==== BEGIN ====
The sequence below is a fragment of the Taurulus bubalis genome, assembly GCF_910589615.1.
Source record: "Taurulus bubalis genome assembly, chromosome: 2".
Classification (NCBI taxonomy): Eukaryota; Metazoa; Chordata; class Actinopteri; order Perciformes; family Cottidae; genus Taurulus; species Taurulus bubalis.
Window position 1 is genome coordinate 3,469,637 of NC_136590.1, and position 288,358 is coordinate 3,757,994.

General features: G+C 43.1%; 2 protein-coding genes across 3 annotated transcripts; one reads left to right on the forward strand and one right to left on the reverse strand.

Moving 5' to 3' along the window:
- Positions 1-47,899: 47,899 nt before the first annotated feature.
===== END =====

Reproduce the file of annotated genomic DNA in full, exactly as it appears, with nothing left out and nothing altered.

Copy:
The sequence below is a fragment of the Taurulus bubalis genome, assembly GCF_910589615.1.
Source record: "Taurulus bubalis genome assembly, chromosome: 2".
Classification (NCBI taxonomy): Eukaryota; Metazoa; Chordata; class Actinopteri; order Perciformes; family Cottidae; genus Taurulus; species Taurulus bubalis.
Window position 1 is genome coordinate 3,469,637 of NC_136590.1, and position 288,358 is coordinate 3,757,994.

General features: G+C 43.1%; 2 protein-coding genes across 3 annotated transcripts; one reads left to right on the forward strand and one right to left on the reverse strand.

Moving 5' to 3' along the window:
- Positions 1-47,899: 47,899 nt before the first annotated feature.